We would greet a scenario of new possibilities as spectators with our feet in concrete. We would make the perfect the enemy of the good, which is not a typical American approach.

In that scenario, Americans might then look for different options. The system of laws enacted in response to Fidel Castro might lose their sacrosanct quality. The Calle Ocho argument that anyone who seeks a different approach toward Cuba is abandoning democratic values and supporting dictatorship, might seem a little ridiculous.

That’s why an economic opening in Cuba after Fidel would be a hopeful sign for some, and the political nightmare of a lifetime for others.

18 comments:

Rob said...

President Bush does not have the intelligence, courage, political capital or ability to alter US Cuba policy so regardless of what happens in Cuba, he won't do anything.

Just like in Iraq, wrong or right, winning or losing he will just stay the course.

Spring of 2009 is the soonest that I expect any changes to US Cuba policy.

leftside said...

Excellent debunking of the current US approach, so unfortunately enshrined in law. It would be much easier for to empower a White House to have the ability to negotiate with the full array of carrots, than to have to wait for a Congress that seems (even more) scared of touching Cuba issues with Dems in power.

Another problematic (for hardliners and under current law), but perhaps likely scenerio, is a Constitutional, electorial process that produces a Communist Party President other than Fidel or Raul. Something tells me even this will not satisfy the requirements of Helms-Burton, when the Cuban delegation seems to be given veto power over any Cuba policy changes.

Suchlicki, it should be remembered considers Raul a "Stalinist" and predicted increased repression under his rule. He calls for increased "covert operations to weaken the successor regimes." To me he, also IS calling for military action. He has said many times, and repeats it here, that the US military has "restored democracy" to Panama and Grenada.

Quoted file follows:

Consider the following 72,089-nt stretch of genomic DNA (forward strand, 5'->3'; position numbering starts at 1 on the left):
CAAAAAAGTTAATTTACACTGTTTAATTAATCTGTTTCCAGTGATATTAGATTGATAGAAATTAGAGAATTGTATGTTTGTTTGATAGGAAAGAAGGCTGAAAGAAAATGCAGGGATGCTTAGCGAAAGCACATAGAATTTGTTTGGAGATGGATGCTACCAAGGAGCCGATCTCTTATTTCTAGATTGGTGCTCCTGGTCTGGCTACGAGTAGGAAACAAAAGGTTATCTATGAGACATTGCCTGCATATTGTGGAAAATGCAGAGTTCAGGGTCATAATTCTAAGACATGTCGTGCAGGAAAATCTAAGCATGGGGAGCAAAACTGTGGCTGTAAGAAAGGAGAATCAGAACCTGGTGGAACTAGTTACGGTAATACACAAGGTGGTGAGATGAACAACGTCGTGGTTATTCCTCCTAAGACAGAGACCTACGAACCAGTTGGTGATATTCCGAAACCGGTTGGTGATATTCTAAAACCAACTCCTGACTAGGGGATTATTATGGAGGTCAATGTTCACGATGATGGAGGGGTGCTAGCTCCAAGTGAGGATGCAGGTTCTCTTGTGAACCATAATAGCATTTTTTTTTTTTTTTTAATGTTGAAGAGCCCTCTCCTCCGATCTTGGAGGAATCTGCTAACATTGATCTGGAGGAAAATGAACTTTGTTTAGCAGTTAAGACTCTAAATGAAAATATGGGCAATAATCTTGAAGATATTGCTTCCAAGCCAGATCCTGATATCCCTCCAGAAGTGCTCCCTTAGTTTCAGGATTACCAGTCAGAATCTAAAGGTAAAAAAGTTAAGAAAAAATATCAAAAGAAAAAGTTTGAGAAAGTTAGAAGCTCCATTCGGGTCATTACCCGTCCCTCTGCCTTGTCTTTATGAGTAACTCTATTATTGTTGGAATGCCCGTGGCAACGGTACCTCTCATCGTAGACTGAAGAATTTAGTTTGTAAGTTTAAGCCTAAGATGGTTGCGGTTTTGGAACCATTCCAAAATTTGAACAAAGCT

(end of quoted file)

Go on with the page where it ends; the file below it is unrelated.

Mambi_Watch said...

Let's just say that Suchlicki, like many other supporters of foreign intervention, always have the military option on the table. But, its mostly dressing on the salad.

Phil, love the insight and the important questions that Americans should be asking themselves.

But, I can actually see a possible extension of isolation towards Cuba, even if Raul Castro makes positive economic reforms.

Past US administrations have always been able to easily "move the goalpost" on Cuba policy. Maybe they can still be audacious enough. Perhaps something involving Hugo Chavez.

But, without question, a positive scenario in Cuba under Raul will be disastrous for current policy. But, hard-liners have always been able to cook something up.

Juan Cuellar said...

Phil arguments are full of contradictions. In one hand he argued that Helm-Burton is anti-democratic. To make his point he recurred to the sophism of "chewing" the idea that if Raul Castro freed all political prisoner, allowed free press, political parties, and hold an international supervise general election (Phil left this crucial point out)and he wins, Helm-Burton would not allow this. !False! Helm-Burton speak of a "transition" The scenario Phil describe is a "regime change", meaning that the facts that the profound change of fulfilling those requisites is in itself, not a transition. Helm-Burton, to prevent the appearances of changes by the Castro's dictatorship without those marks, simply nulled that scenario.
If he wins under those conditions he will be the First President elected in his 48 years as the segundo tyrant in charge. This idea chewed by Phil is a "hueso duro de roer" (A bone to hard to chew)as we say in Cuba. He will not win in a free an open election. Raul knows that, so does Phil.

But the most outrageous thing that Phil wrote is when he speculate what if Raul "liberalize the economy", what if.., what if.., what if... Those are no "what if" Those are things "they did", but only when they were forced by necessities. When the Soviet empire crumbled, the situation was so unbearable that gave way to what it is known as "The Periodo Especial" (Special Period), also referred as "Option Cero" (Cero Option.) Many of those economic changes were: Cuentapropismo (self-employement) in limited professions, home restaurant (paladares)and others business enterprises. Legalizing the dollar in their socialist system, and opening up their "diplotiendas" - which were food stores that sell only to the diplomats and foreigners - to the people that obtain dollars from remittances abroad. Joint Ventures enterprises with foreigners also was created.
But the mayor reform came as the "Mercado Libre Campesino" Which also allowed small farmers to sell their agriculture products directly to the people in Cuban pesos. All of this "economic liberalizations" were the result of their economic crisis. As soon the regime stabilize such crisis, every reform has been dismantle, some drastically, others gradually.